[49] For a general evaluation of Muslim-Mongol relations in the late Qing, see Elverskog (2010, 243–260).

[50] See, for example, “One Day in Mongolia,” by the Mongolian artist Sharav (1869–1939), which depicts a shamanic ritual in a tent in the upper left section. Among the people watching the performance of the shaman is a Western man in military uniform. For a detailed analysis of this famous painting, see Tsultemin (2016). Other renderings of Europeans in Mongolian paintings of the time include “The Green Palace,” also ascribed to Sharav, which depicts three European men in uniform in the top section. I thank Uranchimeg Tsultemin for pointing out these details. For more on this painting, which is preserved at the Bogd Khaan Palace Museum in Ulaanbaatar, see Lomakina (1974, 124–142). 

[51] Huc and Gabet did not stay in Outer Mongolia but went on their famous journey to Lhasa, from where they were expelled by the Qing authorities. They never returned to Mongolia (see Huc 1924).

[52] In the 1870s, the Scottish missionary James Gilmour (1843–1891) roamed the Mongolian countryside in the manner of a Buddhist badarči lama, a mendicant, itinerant monk (Gilmour 1883).

[53] Diplomatic contacts with Russia had commenced much earlier (see Slesarchuk 1996 and Pochekaev 2018).

[54] Andreev (2006, 134) provides a historical photo of the Urga consulate.

[55] A general appraisal of the Russian merchant colony in the early twentieth century may be found in Endicott (1999).

[56] Compare the uniforms in the photograph of the U.S. Army Signal Corps personnel in China during the Boxer Rebellion in Raines (1996, 102).

[57] Daniel Berounský kindly shared a photo of the painting with me.

[58] The 1966 painting is on display in the Zanabazar Museum of Fine Art in Ulaanbaatar.

[59] Such swords were used in Ilkhanite Iran by swordsmen on horseback (Rossabi 2002, 13; Komaroff and Carboni 2002, 272, no. 136).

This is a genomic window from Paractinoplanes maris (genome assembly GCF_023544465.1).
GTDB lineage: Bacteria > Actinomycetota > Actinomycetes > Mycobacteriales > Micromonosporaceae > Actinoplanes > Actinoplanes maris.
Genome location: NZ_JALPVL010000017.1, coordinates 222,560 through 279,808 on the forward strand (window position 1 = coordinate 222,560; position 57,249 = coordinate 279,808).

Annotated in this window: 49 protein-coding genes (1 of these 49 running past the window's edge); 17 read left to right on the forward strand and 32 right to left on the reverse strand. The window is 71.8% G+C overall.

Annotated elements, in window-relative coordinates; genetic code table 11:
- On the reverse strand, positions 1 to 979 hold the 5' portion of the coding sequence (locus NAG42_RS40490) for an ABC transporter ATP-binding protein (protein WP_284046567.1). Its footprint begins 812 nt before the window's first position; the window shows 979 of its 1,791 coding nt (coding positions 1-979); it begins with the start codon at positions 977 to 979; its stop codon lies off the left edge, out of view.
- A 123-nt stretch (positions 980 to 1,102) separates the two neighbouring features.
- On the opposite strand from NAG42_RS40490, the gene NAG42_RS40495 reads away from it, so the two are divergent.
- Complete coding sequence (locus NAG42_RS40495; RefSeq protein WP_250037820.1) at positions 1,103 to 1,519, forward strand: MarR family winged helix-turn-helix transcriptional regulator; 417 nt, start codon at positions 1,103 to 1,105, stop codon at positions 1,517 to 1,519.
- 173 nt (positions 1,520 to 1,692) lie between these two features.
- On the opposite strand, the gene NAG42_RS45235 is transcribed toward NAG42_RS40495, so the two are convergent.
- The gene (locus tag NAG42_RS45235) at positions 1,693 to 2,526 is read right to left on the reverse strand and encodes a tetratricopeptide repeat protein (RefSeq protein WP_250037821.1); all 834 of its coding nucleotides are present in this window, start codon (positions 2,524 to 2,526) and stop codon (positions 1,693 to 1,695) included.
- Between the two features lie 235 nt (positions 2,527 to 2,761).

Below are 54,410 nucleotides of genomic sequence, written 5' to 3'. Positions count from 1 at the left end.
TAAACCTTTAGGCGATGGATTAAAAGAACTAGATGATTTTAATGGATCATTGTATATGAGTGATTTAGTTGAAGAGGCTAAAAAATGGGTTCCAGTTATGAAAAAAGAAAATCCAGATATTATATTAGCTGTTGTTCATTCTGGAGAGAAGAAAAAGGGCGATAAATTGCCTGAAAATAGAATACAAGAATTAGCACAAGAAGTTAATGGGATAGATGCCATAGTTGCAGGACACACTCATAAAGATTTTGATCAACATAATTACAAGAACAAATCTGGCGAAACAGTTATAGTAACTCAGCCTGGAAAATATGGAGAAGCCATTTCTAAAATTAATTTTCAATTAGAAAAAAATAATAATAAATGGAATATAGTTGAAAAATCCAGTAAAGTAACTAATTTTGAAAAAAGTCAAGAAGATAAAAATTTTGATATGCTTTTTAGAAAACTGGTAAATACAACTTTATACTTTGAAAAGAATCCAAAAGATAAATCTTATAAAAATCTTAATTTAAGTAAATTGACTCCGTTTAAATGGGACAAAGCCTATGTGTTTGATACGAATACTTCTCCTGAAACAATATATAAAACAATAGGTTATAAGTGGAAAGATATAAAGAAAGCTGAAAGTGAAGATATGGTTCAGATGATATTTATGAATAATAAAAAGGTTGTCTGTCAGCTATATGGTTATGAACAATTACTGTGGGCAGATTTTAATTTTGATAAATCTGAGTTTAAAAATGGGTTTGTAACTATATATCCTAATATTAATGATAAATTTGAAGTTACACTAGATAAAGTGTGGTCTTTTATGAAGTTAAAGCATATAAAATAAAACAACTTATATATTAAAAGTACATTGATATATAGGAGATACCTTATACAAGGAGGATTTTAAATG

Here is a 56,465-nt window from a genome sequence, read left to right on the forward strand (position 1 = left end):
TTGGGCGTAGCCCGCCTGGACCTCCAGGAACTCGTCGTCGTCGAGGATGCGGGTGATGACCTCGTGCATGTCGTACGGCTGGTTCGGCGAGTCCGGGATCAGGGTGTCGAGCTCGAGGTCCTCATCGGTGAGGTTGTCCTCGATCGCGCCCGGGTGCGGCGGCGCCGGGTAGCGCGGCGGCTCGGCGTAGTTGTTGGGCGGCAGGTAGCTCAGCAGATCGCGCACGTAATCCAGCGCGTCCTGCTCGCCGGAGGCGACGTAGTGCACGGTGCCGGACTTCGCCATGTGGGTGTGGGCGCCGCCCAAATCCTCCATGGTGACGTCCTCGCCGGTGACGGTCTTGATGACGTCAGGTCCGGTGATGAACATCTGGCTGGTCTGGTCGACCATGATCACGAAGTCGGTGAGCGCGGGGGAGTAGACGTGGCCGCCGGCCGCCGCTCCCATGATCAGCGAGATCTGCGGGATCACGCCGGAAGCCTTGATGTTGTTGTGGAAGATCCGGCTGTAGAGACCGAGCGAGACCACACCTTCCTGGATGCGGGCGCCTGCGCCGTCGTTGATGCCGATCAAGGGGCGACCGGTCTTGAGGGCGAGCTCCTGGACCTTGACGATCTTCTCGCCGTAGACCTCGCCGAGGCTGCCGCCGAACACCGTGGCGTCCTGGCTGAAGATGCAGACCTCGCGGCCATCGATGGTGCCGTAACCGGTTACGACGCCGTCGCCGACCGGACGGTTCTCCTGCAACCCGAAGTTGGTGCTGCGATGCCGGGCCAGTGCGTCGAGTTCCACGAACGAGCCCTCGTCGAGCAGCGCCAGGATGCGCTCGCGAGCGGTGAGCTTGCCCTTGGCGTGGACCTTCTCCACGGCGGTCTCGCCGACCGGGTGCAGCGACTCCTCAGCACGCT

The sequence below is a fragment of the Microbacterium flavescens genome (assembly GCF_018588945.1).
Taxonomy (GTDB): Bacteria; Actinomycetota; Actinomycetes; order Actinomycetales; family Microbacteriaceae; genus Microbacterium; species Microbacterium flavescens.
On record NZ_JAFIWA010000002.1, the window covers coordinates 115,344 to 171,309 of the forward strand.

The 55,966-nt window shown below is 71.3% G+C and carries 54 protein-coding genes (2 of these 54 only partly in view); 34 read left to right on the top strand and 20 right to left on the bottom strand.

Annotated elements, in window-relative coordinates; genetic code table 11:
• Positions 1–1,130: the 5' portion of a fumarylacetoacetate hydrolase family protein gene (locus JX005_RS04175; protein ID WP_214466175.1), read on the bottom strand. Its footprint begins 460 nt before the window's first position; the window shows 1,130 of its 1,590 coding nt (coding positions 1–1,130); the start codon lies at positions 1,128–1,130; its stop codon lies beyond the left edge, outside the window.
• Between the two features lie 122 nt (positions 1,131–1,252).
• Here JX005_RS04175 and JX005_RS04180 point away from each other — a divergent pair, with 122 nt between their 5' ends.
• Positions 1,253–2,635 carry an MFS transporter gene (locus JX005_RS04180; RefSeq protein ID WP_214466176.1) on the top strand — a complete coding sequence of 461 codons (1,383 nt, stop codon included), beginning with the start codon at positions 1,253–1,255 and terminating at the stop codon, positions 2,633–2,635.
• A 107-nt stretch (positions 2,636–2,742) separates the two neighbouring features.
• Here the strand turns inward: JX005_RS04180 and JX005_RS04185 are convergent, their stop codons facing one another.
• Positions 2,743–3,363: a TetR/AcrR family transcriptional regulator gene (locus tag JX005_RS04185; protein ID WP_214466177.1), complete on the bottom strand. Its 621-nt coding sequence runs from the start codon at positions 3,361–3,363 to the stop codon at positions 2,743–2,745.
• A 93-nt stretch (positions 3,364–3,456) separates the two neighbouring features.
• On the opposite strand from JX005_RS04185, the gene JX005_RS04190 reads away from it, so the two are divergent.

[60] Compare the curved sword from Tibet (possibly fifteenth or sixteenth century) in LaRocca (2006, 172–173, no. 74).

[61] I found them only in the Basel thangka and the thangka from the Musée Guimet.

[62] See the photograph in Waddell (1905, opposite p. 172).

[63] According to tradition, this monastery, also known as Baruun Khüree, was founded by Zanabazar in 1647 (Tsedendamba, Lkhagva, and Soninbajar 2009, 545). Until now, I have not had access to this thangka, but the catalogue to the exhibition Steppenkrieger (2012, 349, no. 23) shows the section with the wooden cart.

[64] For more on Milarepa, see Quintman (2014).

[65] The manuscript—Mila boɣda-yin ijaɣur (Origin of the holy Mila, 1915)—is described in Kollmar-Paulenz (2012).

[66] Although the Tibetans also had contact with Europeans in the late nineteenth and early twentieth century, to my knowledge they did not depict Westerners in their paintings.

[67] Kālacakra temples and colleges were established throughout the Outer and Inner Mongolian regions. To mention but a few: Khamaryn Khiid, Olon Khüree, and San Bejsijn Khüree (all in Dorno Gobi Aimag) (see Tsedendamba, Lkhagva, and Soninbajar 2009, 376, 381, and 424, respectively); Yamun süme (Buyan arbidqaɣči süme) in Alashan (Charleux 2006, CD-ROM, Alashan.pdf); Banjin Juu (Shajin-i irügeltü süme) in Ordos (Charleux 2006, CD-ROM, Ordos.pdf), or Čaɣan oboɣ-a süme in Sili-yin ɣool (Charleux 2006, CD-ROM, Sili-yin.pdf).

[68] Van der Kuijp (2004, 54) has already suggested such an identification in the thirteenth and fourteenth centuries.